An empire state of mind: The science behind what turns patriots into nationalists
The famous British writer Samuel Johnson once criticized a political opponent's self-described patriotism by memorably pointing out that "patriotism is the last refuge of the scoundrel." Although Johnson lived before the advent of psychology and modern brain science, his observation has been at least partially vindicated by experts in subsequent centuries.
This does not mean there is anything wrong with celebrating the 4th of July with fireworks, good movies and learning about the founding fathers (even when it includes some ugly details). Feeling good about one's nation and your place in it is patriotism. But these days, many conflate patriotism with its more extreme cousin nationalism, which is predicated on superiority and competitiveness. You cannot merely be proud, but you must be proud of your nation's dominance – which means that you think in terms of winners and losers, friends and enemies.
Nationalism, because of its inherently tribal nature, can be as dangerous as the most potent illicit drug if the sentiment is used improperly.
One of the most famous early intellectuals to articulate a conclusion along these lines was Benedict Anderson, an Irish-American historian and political scientist. In his influential 1983 monograph "Imagined Communities: Reflections on the Origin and Spread of Nationalism," Anderson observed that nations are "imagined political communities" in that the nature of the community itself is, in a literal sense, rather arbitrary. Prior to the Middle Ages, people derived equivalent identities from things like their religious affiliations or loyalties to particular monarchical lines.
This changed during the Enlightenment period for a number of reasons: Latin was replaced among political leaders by their local vernaculars, capitalism cultivated a new class of business leaders that wanted to control the state, the Reformation weakened the power of the Vatican, royal governments were on their way out as democratic movements popped up everywhere, and the printing press allowed people to feel kinship based on common languages and geographical landmarks. Even the Western world's collective sense of time shifted from a theological to a more secular perspective, particularly as literacy became more prevalent.
When combined, each of these factors led people to crave a new sense of community. Hence we have the popular notion that one should feel a sense of community with others based on being part of a common "nation," which by definition is imagined because members have a sense of "horizontal comradeship" even though they have never met and often come from radically different backgrounds.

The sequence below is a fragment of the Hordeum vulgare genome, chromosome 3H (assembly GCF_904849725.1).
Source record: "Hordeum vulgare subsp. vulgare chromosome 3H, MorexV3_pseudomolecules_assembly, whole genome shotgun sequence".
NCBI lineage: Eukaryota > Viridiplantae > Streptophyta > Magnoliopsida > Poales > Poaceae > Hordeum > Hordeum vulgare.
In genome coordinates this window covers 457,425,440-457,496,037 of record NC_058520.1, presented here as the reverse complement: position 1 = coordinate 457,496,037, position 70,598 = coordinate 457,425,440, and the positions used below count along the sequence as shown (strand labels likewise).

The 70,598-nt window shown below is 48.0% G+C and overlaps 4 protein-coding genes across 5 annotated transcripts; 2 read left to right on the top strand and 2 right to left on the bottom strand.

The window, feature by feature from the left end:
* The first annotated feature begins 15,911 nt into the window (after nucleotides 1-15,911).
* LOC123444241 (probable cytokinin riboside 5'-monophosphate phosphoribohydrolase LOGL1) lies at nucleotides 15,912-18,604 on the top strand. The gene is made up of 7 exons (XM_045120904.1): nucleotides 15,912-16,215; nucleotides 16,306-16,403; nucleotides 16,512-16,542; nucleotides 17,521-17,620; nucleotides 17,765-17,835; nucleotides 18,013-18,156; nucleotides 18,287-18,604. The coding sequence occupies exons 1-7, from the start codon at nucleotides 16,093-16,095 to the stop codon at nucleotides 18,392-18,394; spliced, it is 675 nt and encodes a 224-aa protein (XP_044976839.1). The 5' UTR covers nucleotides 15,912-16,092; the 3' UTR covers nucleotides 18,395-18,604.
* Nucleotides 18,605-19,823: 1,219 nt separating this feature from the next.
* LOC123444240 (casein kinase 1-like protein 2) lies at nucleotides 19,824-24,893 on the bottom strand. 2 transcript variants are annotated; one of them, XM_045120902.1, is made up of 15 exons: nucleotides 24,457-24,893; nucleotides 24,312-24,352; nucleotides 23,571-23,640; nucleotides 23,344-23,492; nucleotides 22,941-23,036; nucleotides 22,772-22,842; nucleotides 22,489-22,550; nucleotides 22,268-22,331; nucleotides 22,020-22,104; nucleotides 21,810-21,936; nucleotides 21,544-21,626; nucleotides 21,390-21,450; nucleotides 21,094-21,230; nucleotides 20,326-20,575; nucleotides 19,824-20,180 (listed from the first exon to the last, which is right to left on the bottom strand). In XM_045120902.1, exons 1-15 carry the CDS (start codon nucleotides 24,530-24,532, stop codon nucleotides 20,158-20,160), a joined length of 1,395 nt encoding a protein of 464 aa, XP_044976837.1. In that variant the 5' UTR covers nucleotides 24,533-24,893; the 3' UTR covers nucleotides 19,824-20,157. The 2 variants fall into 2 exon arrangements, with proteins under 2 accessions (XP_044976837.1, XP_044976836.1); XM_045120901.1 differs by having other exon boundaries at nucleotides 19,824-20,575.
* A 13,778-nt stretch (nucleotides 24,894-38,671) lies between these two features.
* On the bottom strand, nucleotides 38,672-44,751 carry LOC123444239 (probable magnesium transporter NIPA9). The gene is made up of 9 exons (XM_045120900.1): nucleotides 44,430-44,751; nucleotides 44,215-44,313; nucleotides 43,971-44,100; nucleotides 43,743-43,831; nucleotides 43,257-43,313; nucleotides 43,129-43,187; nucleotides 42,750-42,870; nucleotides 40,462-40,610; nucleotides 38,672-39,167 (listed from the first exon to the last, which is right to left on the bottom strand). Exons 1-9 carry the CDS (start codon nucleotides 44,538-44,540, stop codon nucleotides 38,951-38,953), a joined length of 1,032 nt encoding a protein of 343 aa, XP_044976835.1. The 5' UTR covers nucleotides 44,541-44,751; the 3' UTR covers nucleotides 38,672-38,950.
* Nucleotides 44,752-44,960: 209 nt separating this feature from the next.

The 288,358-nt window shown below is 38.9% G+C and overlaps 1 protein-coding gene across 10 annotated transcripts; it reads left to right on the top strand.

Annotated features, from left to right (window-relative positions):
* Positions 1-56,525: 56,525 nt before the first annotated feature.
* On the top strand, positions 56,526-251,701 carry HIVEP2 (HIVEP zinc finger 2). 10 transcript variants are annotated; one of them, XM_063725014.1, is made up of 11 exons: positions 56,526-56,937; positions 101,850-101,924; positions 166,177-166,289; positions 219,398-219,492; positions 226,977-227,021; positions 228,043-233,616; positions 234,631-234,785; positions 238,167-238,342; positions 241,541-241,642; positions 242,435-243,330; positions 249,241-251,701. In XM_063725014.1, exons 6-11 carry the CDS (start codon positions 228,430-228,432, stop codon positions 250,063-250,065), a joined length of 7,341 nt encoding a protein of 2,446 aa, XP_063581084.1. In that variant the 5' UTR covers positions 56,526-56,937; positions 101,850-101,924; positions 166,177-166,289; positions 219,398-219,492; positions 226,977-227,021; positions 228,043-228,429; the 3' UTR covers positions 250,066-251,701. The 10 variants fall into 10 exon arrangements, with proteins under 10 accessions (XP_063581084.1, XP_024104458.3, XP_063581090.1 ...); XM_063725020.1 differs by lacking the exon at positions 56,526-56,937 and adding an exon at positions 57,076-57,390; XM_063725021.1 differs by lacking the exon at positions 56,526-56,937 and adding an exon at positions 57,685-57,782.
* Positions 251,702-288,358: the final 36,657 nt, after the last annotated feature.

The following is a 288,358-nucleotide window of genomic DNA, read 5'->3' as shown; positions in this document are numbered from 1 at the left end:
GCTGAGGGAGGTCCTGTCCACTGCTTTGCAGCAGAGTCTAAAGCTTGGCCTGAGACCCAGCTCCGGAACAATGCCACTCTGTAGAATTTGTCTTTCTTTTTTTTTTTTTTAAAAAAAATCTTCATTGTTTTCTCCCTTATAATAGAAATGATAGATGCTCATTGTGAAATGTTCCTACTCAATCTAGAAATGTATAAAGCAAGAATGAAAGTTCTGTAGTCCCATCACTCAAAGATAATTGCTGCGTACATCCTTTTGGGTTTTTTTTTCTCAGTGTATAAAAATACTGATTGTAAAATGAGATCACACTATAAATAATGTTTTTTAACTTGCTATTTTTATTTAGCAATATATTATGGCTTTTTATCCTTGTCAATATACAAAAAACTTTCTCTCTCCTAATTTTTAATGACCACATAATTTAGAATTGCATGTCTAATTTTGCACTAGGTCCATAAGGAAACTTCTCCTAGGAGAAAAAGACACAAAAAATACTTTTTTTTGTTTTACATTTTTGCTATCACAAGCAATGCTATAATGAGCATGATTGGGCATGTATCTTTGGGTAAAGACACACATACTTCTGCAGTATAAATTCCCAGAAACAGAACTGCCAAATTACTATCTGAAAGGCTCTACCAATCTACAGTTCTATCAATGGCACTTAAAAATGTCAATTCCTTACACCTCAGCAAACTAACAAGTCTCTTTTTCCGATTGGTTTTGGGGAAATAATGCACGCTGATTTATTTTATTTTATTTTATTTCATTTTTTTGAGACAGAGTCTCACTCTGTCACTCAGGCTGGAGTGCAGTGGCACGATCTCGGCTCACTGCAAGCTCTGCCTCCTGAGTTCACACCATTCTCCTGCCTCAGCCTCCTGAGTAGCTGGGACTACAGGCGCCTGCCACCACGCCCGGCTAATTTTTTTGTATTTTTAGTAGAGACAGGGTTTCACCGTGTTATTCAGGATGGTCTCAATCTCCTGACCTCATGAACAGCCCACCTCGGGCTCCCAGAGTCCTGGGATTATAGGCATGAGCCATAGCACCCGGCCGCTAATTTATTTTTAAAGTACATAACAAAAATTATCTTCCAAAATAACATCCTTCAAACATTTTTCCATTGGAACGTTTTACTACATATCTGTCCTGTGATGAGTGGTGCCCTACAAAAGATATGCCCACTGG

In theory, this may seem harmless, but as the bloody nationalistic wars that have marred human existence since the late 18th century prove — World War I perhaps most prominent among them — people are willing to kill for, and die for, their nations.
Even when the behavior is not seen as that extreme, nationalism can still bring out the worst in people. Take President Donald Trump, who psychologists noted has stimulated narcissistic behaviors in his followers by virtue of creating a cult of personality around his own seemingly narcissistic traits. While Americans were justifiably alarmed at that phenomenon, Trumpism is hardly alone or novel in tapping into collective narcissism. And what this leads to is not encouraging.
Writing for the journal Political Psychology in May, a group of American and British researchers examining Polish politics found that "national collective narcissism" tends to go hand in hand with nationalism, and additionally winds up being a strong predictor of whether a given person will hold nationalist sentiments. They concluded that "our analyses thus provide evidence that nationalism may be rooted in narcissistic exaggeration of the greatness of the national in-group rather than non-narcissistic national in-group satisfaction" — in other words, people are likely to hold nationalist views if they're already susceptible to narcissistic political styles.
Therefore, nationalism – which was created to form a sense of community – can bring out toxic traits in people. In addition, it is fueled by humanity's deepest insecurities and fears. (Hence the nationalist furor whipped up by a pandemic.) English author and psychology lecturer Steve Taylor PhD expressed a similar perspective in a 2020 article for Psychology Today.
"In my view, it makes more sense to explain modern day nationalism in terms of psychological factors," Taylor wrote. "There are some clues from the psychological theory of Terror Management. This theory — which has been validated by many studies — has shown that when people are made to feel insecure and anxious by being reminded of death, they tend to become more concerned with identity values such as nationalism, status and success."
To be clear, these sentiments do not only fuel nationalism. Arash Javanbakht, a psychiatrist from Wayne State University, further elaborated on the downsides of nationalism in a 2019 article from The Conversation:
"Tribalism is the biological loophole that many politicians have banked on for a long time: tapping into our fears and tribal instincts," Javanbakht wrote. "Some examples are Nazism, the Ku Klux Klan, religious wars and the Dark Ages. The typical pattern is to give the other humans a different label than us, and say they are going to harm us or our resources, and to turn the other group into a concept." Nationalism, while not the only manifestation of this tendency, is certainly one of the most prominent.
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